Why is Save Family Farming Needed?
There are many farm groups effectively representing farming on important policy issues. Save Family Farming helps this work by reaching out to the public to build support for our farmers and protect the support farmers have. Staffed by communication professionals with deep experience in public relations, broadcasting, and crisis communications, we use the current communication channels to reach the people most influential in the future of our farms. No other organization is focused on public communication affecting all types of family farming. It’s new and the past three years of experience shows, this kind of public outreach can make a big difference. We seek to unify farmers so we can speak with a strong voice in the public arena. We believe this is essential to secure a future for family farming in this state.
How Do We Reach Those Who Matter?
The internet has dramatically changed how we communicate with each other and even how we get news. The news media such as Seattle TV channels and newspapers across the state still are important and we work to build relationships and help with the stories they are working on. Today about half of our news comes through websites and social media. The younger urban voter relies on digital communications more than anyone. We need to not only speak their language but be present where they are present. This is a good thing because using digital communications like websites, Facebook, YouTube, Instagram, Twitter and more is much less expensive than traditional advertising. It is easier to target the people we really want to see our message and less expensive to publish it. This is another way we are unique among farm organizations. We know that it is working and we are pleased to see more and more farmers, especially younger ones, actively involved in public issues on social media. It’s what we need to protect farming’s future!
In speaking to our target audience in a way they will pay attention to and understand, sometimes we have to speak quite strongly. That is uncomfortable for some as farmers tend to want to be quiet, just keep their heads down and farm. While we vigorously respond to the false claims and criticisms of anti-farm activists, we always strive to show respect and speak the truth.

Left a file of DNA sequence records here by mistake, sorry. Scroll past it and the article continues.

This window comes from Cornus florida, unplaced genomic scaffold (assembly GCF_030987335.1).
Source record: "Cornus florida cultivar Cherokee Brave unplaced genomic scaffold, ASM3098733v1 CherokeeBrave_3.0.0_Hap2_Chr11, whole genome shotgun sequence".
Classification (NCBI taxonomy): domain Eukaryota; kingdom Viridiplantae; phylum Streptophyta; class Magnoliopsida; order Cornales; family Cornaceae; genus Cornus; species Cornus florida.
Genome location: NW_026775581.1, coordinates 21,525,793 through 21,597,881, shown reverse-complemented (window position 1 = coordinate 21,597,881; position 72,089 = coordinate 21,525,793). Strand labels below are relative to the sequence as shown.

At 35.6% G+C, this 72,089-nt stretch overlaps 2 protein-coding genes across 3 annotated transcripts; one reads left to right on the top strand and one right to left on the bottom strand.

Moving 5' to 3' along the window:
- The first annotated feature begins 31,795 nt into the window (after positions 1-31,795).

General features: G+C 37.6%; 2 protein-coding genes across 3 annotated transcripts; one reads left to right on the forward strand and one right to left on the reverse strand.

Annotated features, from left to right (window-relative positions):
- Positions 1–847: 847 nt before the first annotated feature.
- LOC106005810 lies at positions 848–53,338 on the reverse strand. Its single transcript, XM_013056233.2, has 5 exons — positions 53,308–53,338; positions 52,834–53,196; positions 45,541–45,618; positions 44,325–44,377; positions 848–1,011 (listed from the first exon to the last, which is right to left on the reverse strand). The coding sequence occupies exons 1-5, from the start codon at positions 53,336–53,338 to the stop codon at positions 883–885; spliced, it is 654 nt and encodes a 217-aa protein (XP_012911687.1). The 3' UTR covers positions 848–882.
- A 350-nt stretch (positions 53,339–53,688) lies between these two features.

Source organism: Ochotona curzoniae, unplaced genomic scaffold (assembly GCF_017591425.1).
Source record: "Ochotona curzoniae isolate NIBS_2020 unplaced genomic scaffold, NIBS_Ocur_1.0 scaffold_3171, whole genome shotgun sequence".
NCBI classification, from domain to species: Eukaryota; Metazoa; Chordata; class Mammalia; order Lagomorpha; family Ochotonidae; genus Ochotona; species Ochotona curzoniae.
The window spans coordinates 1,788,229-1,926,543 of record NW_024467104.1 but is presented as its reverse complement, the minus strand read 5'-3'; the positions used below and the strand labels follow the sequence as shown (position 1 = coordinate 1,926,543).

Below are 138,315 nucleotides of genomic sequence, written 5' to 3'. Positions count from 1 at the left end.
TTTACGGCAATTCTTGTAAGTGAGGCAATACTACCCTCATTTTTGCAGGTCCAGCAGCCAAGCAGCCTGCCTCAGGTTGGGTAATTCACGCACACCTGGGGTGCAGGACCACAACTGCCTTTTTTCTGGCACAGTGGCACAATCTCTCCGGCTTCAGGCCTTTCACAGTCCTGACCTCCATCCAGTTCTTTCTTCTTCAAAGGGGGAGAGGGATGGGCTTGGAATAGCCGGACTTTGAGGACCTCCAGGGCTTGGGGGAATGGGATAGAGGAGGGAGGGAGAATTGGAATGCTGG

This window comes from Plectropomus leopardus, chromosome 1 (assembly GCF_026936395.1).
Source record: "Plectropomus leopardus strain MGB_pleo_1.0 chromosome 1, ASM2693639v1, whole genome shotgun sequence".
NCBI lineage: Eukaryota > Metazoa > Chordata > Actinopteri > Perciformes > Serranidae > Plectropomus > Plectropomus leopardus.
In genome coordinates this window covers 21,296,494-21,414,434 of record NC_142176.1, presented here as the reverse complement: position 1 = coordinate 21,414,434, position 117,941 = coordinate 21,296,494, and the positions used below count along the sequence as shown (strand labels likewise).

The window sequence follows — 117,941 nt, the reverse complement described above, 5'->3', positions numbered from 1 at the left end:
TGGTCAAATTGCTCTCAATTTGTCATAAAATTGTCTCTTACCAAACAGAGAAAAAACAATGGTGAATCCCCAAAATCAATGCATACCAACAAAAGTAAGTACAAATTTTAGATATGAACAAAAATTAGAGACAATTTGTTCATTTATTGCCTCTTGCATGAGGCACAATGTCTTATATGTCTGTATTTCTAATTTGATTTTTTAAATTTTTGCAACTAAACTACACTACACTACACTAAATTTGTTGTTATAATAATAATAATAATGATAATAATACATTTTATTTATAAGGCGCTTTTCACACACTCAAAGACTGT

We believe it is essential that the false information be addressed and that ultimately the facts will win out.
What Issues are Important and Why?
1. Protecting the dairy community
The 375 remaining dairy farms in Washington are under severe stress from low prices. Added to that is continuing litigation supported by major environmental groups like Puget Soundkeeper Alliance and Western Environmental Law Center. Much of the basis of the litigation is an EPA report in 2012 that falsely blamed dairy farms for nitrate contamination in the Yakima Valley. We are informing the public about the litigation industry’s assault on our farms and encouraging our government officials to follow the facts and science when it comes to dairy farms and the environment.
The plight of our local killer whales has generated much attention for the need to restore our Chinook salmon stocks. But science shows that the billions spent on habitat improvement are working and we now produce almost double the Chinook smolts that we did just forty years ago. But fish continue to decline? A little noticed NOAA study provides the answer: the 1972 Marine Mammal Protection Act led to an explosion in harbor seals, particularly in the Salish Sea (Northern Puget Sound where the struggling orcas live). Why here? Because our killer whales, unlike others, don't eat harbor seals. So the unchecked population of about 80,000 harbor seals eat 23 million Chinook smolts depriving our orcas of the adult salmon they need to survive. Habitat, dam removal, culverts –– all are politically driven "solutions" that avoid the uncomfortable reality of predation.
2. Chinook salmon recovery
Chinook salmon recovery underlies the Hirst decision, the “culverts” case in the Supreme Court and much state and tribal political and legal issues. Farmers have seen that this issue affect the future of farming primarily relating to water access. Taxpayers have spent billions in this state on habitat recovery and the payoff appears to be nearly double the production of chinook smolts over the past 40 years. Habitat is working but not resulting in more harvest and prey for orcas because of the unique problem of harbor seals in the Salish Sea as a recent major science study showed. We are building partnerships to actively encourage this administration, the Puget Sound Partnership and our Congressional representatives to take the science seriously and address the predation issue instead of focusing exclusively on habitat. We are also educating the concerned public and have seen the beginning of a shift in attention in government, the media and public discussion toward the issue of harbor seal predation.